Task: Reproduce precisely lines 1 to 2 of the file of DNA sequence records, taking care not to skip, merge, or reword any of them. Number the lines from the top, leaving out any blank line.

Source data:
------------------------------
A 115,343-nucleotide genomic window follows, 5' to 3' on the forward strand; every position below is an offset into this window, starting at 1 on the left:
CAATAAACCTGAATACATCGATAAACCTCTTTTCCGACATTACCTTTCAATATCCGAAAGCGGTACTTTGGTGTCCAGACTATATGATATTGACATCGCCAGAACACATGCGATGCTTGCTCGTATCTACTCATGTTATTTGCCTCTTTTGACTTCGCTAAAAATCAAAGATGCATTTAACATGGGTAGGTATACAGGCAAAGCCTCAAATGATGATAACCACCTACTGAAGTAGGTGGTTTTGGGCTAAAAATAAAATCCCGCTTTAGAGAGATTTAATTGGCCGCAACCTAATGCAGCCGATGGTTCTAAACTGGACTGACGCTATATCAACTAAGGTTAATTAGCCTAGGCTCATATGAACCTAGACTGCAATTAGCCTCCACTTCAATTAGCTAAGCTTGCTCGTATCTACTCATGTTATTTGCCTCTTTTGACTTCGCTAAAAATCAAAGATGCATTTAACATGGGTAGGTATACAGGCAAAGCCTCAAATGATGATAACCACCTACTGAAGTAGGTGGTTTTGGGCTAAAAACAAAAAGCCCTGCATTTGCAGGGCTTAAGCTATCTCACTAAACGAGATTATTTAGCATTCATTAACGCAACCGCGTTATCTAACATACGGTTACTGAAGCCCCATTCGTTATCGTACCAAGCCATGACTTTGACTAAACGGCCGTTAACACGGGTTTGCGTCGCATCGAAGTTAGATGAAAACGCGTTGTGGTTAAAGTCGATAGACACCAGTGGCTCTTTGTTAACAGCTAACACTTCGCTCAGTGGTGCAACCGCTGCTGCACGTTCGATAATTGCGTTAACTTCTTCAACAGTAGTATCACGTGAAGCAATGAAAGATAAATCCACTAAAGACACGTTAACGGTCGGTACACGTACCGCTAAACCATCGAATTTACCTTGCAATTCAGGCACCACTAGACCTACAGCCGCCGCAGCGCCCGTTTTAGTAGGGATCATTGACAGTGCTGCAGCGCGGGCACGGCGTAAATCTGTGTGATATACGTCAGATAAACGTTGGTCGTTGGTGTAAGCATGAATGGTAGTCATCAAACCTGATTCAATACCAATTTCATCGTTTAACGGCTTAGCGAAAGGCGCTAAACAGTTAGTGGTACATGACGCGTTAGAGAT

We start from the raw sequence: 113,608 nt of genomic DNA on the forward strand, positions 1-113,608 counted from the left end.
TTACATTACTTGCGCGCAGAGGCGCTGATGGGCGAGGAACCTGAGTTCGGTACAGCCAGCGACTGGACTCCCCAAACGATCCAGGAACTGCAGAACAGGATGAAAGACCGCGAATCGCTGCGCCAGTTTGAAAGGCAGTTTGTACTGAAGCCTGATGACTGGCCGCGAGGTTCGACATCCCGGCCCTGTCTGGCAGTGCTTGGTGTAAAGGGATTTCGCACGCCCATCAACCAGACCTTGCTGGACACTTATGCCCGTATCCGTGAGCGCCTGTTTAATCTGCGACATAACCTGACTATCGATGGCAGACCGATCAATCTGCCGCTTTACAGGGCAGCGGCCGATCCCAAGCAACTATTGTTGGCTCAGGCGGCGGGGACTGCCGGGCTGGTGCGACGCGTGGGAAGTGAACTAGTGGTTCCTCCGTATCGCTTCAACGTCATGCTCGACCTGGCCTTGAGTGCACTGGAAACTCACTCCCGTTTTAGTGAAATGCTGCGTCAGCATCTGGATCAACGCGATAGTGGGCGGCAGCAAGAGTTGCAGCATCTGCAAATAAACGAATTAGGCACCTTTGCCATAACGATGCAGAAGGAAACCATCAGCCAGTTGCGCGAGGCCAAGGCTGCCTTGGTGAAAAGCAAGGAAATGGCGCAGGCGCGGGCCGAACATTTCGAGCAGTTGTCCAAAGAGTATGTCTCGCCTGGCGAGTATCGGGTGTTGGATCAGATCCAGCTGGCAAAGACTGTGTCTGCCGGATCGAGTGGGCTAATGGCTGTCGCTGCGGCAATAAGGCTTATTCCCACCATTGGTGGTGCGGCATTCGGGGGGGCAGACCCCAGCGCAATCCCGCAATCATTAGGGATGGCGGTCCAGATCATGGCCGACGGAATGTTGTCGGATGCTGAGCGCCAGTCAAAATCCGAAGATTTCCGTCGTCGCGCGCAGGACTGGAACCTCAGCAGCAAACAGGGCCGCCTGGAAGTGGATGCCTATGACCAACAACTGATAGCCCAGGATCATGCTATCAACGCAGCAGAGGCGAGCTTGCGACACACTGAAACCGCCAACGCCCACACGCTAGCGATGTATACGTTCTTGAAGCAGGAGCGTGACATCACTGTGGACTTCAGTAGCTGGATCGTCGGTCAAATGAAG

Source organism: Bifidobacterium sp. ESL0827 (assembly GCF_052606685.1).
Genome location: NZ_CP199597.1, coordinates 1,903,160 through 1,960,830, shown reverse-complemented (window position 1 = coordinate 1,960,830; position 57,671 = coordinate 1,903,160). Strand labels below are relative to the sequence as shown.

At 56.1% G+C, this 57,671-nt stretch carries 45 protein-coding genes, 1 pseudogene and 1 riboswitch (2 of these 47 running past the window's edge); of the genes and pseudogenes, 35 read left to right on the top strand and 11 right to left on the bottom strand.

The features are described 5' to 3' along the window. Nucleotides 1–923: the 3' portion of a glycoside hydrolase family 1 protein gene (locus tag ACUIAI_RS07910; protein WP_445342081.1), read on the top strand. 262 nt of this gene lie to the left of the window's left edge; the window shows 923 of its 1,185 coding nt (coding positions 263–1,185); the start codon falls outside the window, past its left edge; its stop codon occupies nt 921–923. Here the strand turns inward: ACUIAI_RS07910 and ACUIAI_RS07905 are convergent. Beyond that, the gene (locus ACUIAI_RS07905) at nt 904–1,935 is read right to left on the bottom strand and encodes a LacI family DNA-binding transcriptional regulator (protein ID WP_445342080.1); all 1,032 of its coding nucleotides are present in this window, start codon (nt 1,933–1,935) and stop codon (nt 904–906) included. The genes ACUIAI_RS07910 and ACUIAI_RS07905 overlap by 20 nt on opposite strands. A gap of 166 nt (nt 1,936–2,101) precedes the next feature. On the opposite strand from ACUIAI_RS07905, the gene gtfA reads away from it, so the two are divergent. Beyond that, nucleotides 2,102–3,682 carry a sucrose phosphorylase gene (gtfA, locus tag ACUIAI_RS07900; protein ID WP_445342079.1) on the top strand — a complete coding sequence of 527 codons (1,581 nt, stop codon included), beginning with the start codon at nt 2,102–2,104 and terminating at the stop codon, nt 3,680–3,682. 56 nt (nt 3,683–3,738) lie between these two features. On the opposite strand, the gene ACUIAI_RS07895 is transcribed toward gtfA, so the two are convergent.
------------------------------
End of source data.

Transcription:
A 115,343-nucleotide genomic window follows, 5' to 3' on the forward strand; every position below is an offset into this window, starting at 1 on the left:
CAATAAACCTGAATACATCGATAAACCTCTTTTCCGACATTACCTTTCAATATCCGAAAGCGGTACTTTGGTGTCCAGACTATATGATATTGACATCGCCAGAACACATGCGATGCTTGCTCGTATCTACTCATGTTATTTGCCTCTTTTGACTTCGCTAAAAATCAAAGATGCATTTAACATGGGTAGGTATACAGGCAAAGCCTCAAATGATGATAACCACCTACTGAAGTAGGTGGTTTTGGGCTAAAAATAAAATCCCGCTTTAGAGAGATTTAATTGGCCGCAACCTAATGCAGCCGATGGTTCTAAACTGGACTGACGCTATATCAACTAAGGTTAATTAGCCTAGGCTCATATGAACCTAGACTGCAATTAGCCTCCACTTCAATTAGCTAAGCTTGCTCGTATCTACTCATGTTATTTGCCTCTTTTGACTTCGCTAAAAATCAAAGATGCATTTAACATGGGTAGGTATACAGGCAAAGCCTCAAATGATGATAACCACCTACTGAAGTAGGTGGTTTTGGGCTAAAAACAAAAAGCCCTGCATTTGCAGGGCTTAAGCTATCTCACTAAACGAGATTATTTAGCATTCATTAACGCAACCGCGTTATCTAACATACGGTTACTGAAGCCCCATTCGTTATCGTACCAAGCCATGACTTTGACTAAACGGCCGTTAACACGGGTTTGCGTCGCATCGAAGTTAGATGAAAACGCGTTGTGGTTAAAGTCGATAGACACCAGTGGCTCTTTGTTAACAGCTAACACTTCGCTCAGTGGTGCAACCGCTGCTGCACGTTCGATAATTGCGTTAACTTCTTCAACAGTAGTATCACGTGAAGCAATGAAAGATAAATCCACTAAAGACACGTTAACGGTCGGTACACGTACCGCTAAACCATCGAATTTACCTTGCAATTCAGGCACCACTAGACCTACAGCCGCCGCAGCGCCCGTTTTAGTAGGGATCATTGACAGTGCTGCAGCGCGGGCACGGCGTAAATCTGTGTGATATACGTCAGATAAACGTTGGTCGTTGGTGTAAGCATGAATGGTAGTCATCAAACCTGATTCAATACCAATTTCATCGTTTAACGGCTTAGCGAAAGGCGCTAAACAGTTAGTGGTACATGACGCGTTAGAGAT